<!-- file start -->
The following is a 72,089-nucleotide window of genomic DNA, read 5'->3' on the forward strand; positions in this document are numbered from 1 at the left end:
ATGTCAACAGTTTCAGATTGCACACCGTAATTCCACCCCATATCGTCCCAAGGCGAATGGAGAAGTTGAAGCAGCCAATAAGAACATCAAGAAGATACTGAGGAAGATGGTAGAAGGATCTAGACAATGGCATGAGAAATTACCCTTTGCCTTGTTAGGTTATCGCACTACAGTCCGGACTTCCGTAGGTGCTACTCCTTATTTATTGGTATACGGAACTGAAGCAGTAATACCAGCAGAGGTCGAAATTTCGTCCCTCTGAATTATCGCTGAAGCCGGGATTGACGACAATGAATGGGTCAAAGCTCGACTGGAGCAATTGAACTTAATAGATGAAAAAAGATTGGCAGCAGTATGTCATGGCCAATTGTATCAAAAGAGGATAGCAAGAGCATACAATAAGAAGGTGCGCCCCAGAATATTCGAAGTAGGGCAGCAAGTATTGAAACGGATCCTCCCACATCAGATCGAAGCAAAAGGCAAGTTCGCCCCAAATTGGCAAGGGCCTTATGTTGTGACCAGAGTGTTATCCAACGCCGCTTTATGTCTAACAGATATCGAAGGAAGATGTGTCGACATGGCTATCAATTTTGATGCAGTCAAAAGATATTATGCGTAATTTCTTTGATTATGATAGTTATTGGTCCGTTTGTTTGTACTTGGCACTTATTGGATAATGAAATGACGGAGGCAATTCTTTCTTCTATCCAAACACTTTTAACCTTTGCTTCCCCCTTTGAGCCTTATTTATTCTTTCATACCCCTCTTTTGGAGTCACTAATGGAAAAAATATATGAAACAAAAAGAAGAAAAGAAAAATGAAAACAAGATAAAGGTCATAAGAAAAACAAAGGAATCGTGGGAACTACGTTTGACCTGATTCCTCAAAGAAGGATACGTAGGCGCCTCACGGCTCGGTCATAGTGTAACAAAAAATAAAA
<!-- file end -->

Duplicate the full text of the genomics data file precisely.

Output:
The following is a 72,089-nucleotide window of genomic DNA, read 5'->3' on the forward strand; positions in this document are numbered from 1 at the left end:
ATGTCAACAGTTTCAGATTGCACACCGTAATTCCACCCCATATCGTCCCAAGGCGAATGGAGAAGTTGAAGCAGCCAATAAGAACATCAAGAAGATACTGAGGAAGATGGTAGAAGGATCTAGACAATGGCATGAGAAATTACCCTTTGCCTTGTTAGGTTATCGCACTACAGTCCGGACTTCCGTAGGTGCTACTCCTTATTTATTGGTATACGGAACTGAAGCAGTAATACCAGCAGAGGTCGAAATTTCGTCCCTCTGAATTATCGCTGAAGCCGGGATTGACGACAATGAATGGGTCAAAGCTCGACTGGAGCAATTGAACTTAATAGATGAAAAAAGATTGGCAGCAGTATGTCATGGCCAATTGTATCAAAAGAGGATAGCAAGAGCATACAATAAGAAGGTGCGCCCCAGAATATTCGAAGTAGGGCAGCAAGTATTGAAACGGATCCTCCCACATCAGATCGAAGCAAAAGGCAAGTTCGCCCCAAATTGGCAAGGGCCTTATGTTGTGACCAGAGTGTTATCCAACGCCGCTTTATGTCTAACAGATATCGAAGGAAGATGTGTCGACATGGCTATCAATTTTGATGCAGTCAAAAGATATTATGCGTAATTTCTTTGATTATGATAGTTATTGGTCCGTTTGTTTGTACTTGGCACTTATTGGATAATGAAATGACGGAGGCAATTCTTTCTTCTATCCAAACACTTTTAACCTTTGCTTCCCCCTTTGAGCCTTATTTATTCTTTCATACCCCTCTTTTGGAGTCACTAATGGAAAAAATATATGAAACAAAAAGAAGAAAAGAAAAATGAAAACAAGATAAAGGTCATAAGAAAAACAAAGGAATCGTGGGAACTACGTTTGACCTGATTCCTCAAAGAAGGATACGTAGGCGCCTCACGGCTCGGTCATAGTGTAACAAAAAATAAAA